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Author: Iaato Big red star, 1000 posts Old School Fool Add to my Favorite Fools Ignore this person (you won't see their posts anymore) Number: of 37182  
Subject: Re: Uranium from seawater Date: 6/24/2009 7:42 PM
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Those figures at "current best cost" never consider the net cost with rising energy costs.

As usual, a timely quote from a timely blog; the quote is about energy, but applies to materials similarly.

Try to do the same thing with energy, by contrast, and two awkward facts emerge. First, the only reason the iron industry can use progressively lower grades of ore is by using increasingly large amounts of energy per ton of iron produced, and the same rule applies across the board; the lower the concentration of the resource in its natural form, the more energy has to be used to extract it and turn it into useful forms. Second, when you try to apply this principle to energy, you very quickly reach the point at which the energy needed to extract and process the resource is greater than the energy you get out the other end. Once this point arrives, the resource is no longer useful in energy terms; you might as well try to support yourself by buying $1 bills for $2 each.

This difficulty can be generalized: where energy is concerned, concentration counts for much more than quantity. That’s a function of the second law of thermodynamics: energy in a whole system always moves from high concentrations to low. Within the system, you can get energy moving against the flow of entropy, but only at the cost of reducing a larger amount or higher concentration of energy to waste heat. That’s how fossil fuels came into existence in the first place; the vast majority of hundreds of millions of years of energy from sunlight falling on prehistoric plants were degraded to waste heat and radiated into outer space, and in the process a very small fraction of that sunlight was concentrated in the form of carbon compounds and buried underground.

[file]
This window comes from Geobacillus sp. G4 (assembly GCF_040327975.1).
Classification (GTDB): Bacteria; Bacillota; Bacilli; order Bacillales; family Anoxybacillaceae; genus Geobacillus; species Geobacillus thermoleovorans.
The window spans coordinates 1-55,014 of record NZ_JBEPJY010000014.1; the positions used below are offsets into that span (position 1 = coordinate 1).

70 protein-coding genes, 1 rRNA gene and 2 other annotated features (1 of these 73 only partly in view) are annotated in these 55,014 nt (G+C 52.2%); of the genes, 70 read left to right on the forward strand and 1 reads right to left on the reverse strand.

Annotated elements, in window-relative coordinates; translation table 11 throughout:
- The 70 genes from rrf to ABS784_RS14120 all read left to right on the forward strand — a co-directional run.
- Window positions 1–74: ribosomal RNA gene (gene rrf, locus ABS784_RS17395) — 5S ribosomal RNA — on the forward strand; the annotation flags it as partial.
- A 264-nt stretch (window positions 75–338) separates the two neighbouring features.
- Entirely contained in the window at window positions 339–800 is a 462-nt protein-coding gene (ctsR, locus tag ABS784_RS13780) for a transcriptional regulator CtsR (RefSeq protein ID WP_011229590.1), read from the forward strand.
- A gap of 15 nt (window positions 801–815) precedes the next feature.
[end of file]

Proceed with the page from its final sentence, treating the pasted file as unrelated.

The same rule of concentration explains a great many things that current economic ideas miss. Consider the claims made every few years that we can power the world off some relatively low-grade energy source. Latent heat stored in the waters of the world’s oceans, for example, could theoretically provide enough power for the world’s economy to keep it running for some preposterously long period of time, and any number of inventions have tried to tap that energy. They’ve all failed, because it takes more energy to concentrate that heat to a useful temperature than you get back from the process. The same is true a fortiriori of “zero point energy,” the energy potential that according to current physics exists in the fabric of spacetime itself. It doesn’t matter in the least that there’s an infinite amount of it, or something close to that; it’s at the lowest possible level of concentration, and thus utterly useless as a power source for human society.

The same limits apply, if less strictly, to many of today’s renewable energy sources. Solar energy, for example, is very abundant, but it’s also very diffuse. As with any other energy resource, you can concentrate some of it, but only by letting a larger quantity of it turn into waste heat. It’s quite common to hear the claim that because solar energy’s so abundant, our society can easily power itself by the sun, but this shows a failure to grasp thermodynamic reality. Today’s industrial societies require very highly concentrated energy sources; our transportation networks, our power grids, and most of the other ways we use energy, all work by degrading very high concentrations of energy all at once into waste heat, and without those highly concentrated resources, those things won’t work at all.


http://thearchdruidreport.blogspot.com/2009/06/thermodynamic...
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